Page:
The Farro and the Storm

We’ve been having some wacky weather the past few days. Por ejemplo:



Besides looking like something out of The Day After Tomorrow, the sky split repeatedly as lightning hit the ground not far away.  I tried to capture a picture using a tripod and a long exposure, yet the clouds remained stubbornly blank during every picture. Instead, lightning would flash after every shutter click, as if to say,”Bwah ha ha, I am master of ALL!”

(Yes, of course I feel fine. Why do you ask?)

Being an East Coast girl, I’ve never seen the edge of a storm creep toward the horizon like in the picture below.


This storm took place Monday evening and was the first of several. Even as I type this post Tuesday evening, the sky crackles with electricity and the wind threatens to knock my poor sunflowers to their leaves. Again. They can’t catch a break.

But I did. Check out this craziness Tuesday night (f/3.5, 5 sec, no tripod):

midwest lightning

mid west lightning storm

midwest lightning storm

Nothin’ like livin’ in the Midwest. Yup.

But I wanted to discuss farro.


This whole grain is chock-full of fiber and B-vitamins, and has a nutty texture that provides body in any dish.  I’ve only eaten farro once, over three years ago – shameful, I know – and I can’t believe it’s taken me so long to try it again.


I cooked this batch in the pressure cooker and was tempted to eat it plain because it was so darn tasty.  But I held back, just for you, dear reader.  How lame would it be to post a recipe that consisted of “1. Cook farro, 2. Eat.”?


Instead, I mixed up a warm farro salad that had me going back for more. Served with sous-vide local tenderloin over sauteed kale.

With a marjoram blossom garnish.
With a marjoram blossom garnish.

Mushroom Farro with Roasted Tomatoes and Marjoram

  Prep Time: 10 minutes

  Cook Time: 25-45 minutes

  Keywords: roast side farro

Ingredients (6 servings)

  • 1 cup farro
  • 2 cups vegetable broth
  • 1 cup cherry tomatoes, halved
  • 1 tablespoon olive oil
  • 1/2 teaspoon salt
  • 2 tablespoons olive oil
  • 1 cup shiitake mushrooms, sliced
  • 2 tablespoons fresh marjoram, chopped
  • Parmesan, grated or shaved (optional garnish)


Combine farro and vegetable broth in a large saucepan and bring to a boil. Reduce heat to low, cover and simmer for 25 minutes (pearled farro) or 45 minutes (regular farro). Check toward end of cooking time to see if grains are tender and have absorbed all the liquid. Note: If using pressure cooker, cook farro for 15 minutes.

While farro cooks, preheat oven to 350 degrees F. Toss tomato halves with 1 tablespoon olive oil, then lay on sheet pan. Roast for 15 minutes, or until tender.

Transfer farro to a large bowl. Add 2 tablespoons olive oil and salt. Mix in roasted tomatoes, mushrooms and marjoram. Add salt and pepper to taste. Serve warm or cold, with Parmesan cheese garnish if desired.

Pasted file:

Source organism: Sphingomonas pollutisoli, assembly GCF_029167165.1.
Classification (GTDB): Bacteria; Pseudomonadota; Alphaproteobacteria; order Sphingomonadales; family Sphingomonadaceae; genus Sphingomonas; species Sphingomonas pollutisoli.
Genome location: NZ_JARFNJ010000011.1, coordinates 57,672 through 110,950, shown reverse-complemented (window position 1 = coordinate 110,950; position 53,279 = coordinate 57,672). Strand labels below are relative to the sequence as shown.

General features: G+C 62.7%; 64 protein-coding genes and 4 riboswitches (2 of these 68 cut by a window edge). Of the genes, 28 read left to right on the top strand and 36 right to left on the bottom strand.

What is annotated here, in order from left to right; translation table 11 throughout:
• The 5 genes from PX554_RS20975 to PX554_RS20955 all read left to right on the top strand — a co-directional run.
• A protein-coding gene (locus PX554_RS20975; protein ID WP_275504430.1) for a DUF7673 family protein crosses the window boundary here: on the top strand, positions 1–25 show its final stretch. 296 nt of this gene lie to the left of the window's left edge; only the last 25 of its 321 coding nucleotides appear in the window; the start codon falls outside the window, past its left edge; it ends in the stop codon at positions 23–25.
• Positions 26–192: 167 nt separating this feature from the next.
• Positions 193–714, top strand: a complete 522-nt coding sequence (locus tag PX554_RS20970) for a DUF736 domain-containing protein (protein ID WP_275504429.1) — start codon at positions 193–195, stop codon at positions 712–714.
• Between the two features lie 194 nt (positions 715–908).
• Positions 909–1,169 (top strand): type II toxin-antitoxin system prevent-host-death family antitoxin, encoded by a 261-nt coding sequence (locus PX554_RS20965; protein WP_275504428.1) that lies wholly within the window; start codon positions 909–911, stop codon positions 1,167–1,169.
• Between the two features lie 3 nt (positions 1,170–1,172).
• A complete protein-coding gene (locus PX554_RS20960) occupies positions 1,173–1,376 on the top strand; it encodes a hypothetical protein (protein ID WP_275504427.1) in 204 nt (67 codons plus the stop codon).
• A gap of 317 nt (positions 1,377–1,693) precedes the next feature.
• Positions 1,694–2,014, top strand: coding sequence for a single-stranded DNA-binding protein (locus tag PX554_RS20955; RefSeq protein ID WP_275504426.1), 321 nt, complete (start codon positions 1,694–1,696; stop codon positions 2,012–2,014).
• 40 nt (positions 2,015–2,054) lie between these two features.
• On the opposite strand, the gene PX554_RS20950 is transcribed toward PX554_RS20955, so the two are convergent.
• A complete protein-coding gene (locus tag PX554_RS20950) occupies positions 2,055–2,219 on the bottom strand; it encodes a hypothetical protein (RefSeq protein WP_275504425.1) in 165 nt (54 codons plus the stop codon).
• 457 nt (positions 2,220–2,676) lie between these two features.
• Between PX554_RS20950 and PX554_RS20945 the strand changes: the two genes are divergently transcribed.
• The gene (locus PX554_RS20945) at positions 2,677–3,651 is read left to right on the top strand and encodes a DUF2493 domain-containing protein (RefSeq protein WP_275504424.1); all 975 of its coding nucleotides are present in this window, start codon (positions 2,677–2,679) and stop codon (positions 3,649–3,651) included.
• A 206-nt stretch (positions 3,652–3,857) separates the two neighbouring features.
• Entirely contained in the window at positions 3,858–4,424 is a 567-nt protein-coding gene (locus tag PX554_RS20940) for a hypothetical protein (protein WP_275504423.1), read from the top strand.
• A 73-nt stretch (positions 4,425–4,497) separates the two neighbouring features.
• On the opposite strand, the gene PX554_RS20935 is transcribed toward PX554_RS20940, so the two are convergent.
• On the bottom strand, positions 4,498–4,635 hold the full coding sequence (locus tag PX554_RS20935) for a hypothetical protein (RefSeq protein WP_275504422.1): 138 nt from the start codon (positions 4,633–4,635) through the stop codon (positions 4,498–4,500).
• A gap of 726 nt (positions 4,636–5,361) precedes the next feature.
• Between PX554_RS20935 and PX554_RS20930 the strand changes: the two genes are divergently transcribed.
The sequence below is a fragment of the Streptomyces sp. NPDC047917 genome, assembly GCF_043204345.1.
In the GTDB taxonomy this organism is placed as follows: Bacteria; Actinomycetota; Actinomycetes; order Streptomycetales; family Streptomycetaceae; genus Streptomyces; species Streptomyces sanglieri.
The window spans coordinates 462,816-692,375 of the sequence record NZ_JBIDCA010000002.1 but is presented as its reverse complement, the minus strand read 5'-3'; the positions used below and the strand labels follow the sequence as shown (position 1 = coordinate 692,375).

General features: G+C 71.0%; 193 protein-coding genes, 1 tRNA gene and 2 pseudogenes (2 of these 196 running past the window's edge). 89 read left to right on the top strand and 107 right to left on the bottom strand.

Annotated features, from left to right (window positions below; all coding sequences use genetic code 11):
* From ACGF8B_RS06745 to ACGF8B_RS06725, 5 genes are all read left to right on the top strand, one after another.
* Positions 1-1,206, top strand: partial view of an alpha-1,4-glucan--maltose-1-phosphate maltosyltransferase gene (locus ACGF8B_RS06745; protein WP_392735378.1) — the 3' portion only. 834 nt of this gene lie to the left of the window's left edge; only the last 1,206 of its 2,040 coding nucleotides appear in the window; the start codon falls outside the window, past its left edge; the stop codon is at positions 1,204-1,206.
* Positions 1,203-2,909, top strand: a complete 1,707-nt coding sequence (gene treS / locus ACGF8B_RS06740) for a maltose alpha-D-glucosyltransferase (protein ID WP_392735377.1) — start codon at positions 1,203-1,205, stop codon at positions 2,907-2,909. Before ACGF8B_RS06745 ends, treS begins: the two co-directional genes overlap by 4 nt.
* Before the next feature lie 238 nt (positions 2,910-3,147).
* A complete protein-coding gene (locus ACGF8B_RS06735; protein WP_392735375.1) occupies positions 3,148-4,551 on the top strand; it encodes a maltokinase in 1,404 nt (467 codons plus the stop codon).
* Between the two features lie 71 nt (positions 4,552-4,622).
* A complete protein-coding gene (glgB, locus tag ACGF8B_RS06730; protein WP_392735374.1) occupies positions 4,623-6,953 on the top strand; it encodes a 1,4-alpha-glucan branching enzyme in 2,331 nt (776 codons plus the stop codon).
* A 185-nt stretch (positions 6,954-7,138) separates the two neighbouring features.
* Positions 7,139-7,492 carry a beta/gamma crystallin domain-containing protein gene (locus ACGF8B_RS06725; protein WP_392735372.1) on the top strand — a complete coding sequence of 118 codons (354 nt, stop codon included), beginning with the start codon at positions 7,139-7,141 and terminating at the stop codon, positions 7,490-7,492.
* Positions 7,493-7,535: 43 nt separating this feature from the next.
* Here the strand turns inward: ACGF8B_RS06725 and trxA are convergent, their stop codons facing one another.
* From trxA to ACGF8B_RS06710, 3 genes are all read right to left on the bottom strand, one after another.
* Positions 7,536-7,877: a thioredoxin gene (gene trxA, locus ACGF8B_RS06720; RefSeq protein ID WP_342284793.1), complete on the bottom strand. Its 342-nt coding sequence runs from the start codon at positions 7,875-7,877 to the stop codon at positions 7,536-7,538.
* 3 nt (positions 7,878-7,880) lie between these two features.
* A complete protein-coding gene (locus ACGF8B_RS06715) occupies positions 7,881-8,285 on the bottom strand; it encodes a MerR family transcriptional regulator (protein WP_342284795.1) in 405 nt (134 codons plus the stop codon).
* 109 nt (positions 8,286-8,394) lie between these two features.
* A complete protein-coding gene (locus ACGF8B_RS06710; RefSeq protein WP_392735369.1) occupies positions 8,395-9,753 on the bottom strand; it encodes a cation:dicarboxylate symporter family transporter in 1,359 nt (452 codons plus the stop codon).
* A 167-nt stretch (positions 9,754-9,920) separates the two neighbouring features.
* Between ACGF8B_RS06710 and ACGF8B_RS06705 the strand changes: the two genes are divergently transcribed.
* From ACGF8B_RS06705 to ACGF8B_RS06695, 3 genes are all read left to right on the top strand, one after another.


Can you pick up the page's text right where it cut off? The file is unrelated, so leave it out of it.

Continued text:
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Q: Have you ever tried farro?

P.S. Congratulations to Monet on the arrival of her little Lucy! 🙂


  1. We had a monstrous storm last night around 3am, and it woke both of us up. It was LOUD and annoying! I hate storms. I used to love them (as a naive young girl) now I hate them.

    Farro is next on my list of grains with which to experiment. I feel like it’s a lot like wheat berries. I think I’m making a mint and tomato salad with farro, but yours sounds lovely as well. Thanks for sharing!

    1. It must have been the same storm, since you’re just east of us! It left our area sometime after midnight (to our relief). Thunderstorms at night are a bummer.

    1. Thanks for visiting, Christina!

  2. Jessie, your photos are beautiful! Terrifying (I haven’t witnessed a proper thunderstorm in a very very long time), but beautiful.

    This dish looks great. I saw some 10 minute farro at TJ’s…that seems almost too quick of a cooking time to be healthy but I’m curious to try it.

    1. I’d say try it! That farro is probably parboiled, which would account for the short cooking time. It could also be pearled, meaning some of the bran has been removed (non-pearled has more fiber, etc. in it). If you try it, let me know what you think!

  3. Wow what amazing pictures!! But keep safe Jessie!!

    That dish looks lovely, but to be honest I am salivating over the tenderloin, which looks perfectly cooked!

    Farro reminds me of Faro, the beautiful holiday destination in Portugal. With a name like that, I hope the taste is equally beautiful!

  4. Hi Jessie,
    Thanks for the great-looking recipe. Could you clear up a little confusion for me? WiseGeek says both spelt (Triticum aestivum L. subsp. spelta) and emmer wheat (Triticum turgidum L. subsp. dicoccon) are called “farro.” Wikipedia adds einkorn (Triticum monococcum) to the mix, explaining that any of these three forms of ancient wheat might be intended when someone speaks of farro. So which grain did you cook that was so tasty?

    1. Hi Laurie – no problem! Farro is often confused with other grains, including the ones you mentioned. It is not the same as either spelt or einkorn, although they look somewhat similar (btw, I plan to try a recipe with einkorn down the line 🙂 ). The closest grain is emmer.

      Also, I should have mentioned in the post that farro is NOT a gluten-free grain and would not be suitable for those with Celiac or gluten-sensitivity.

      Thanks for your question!

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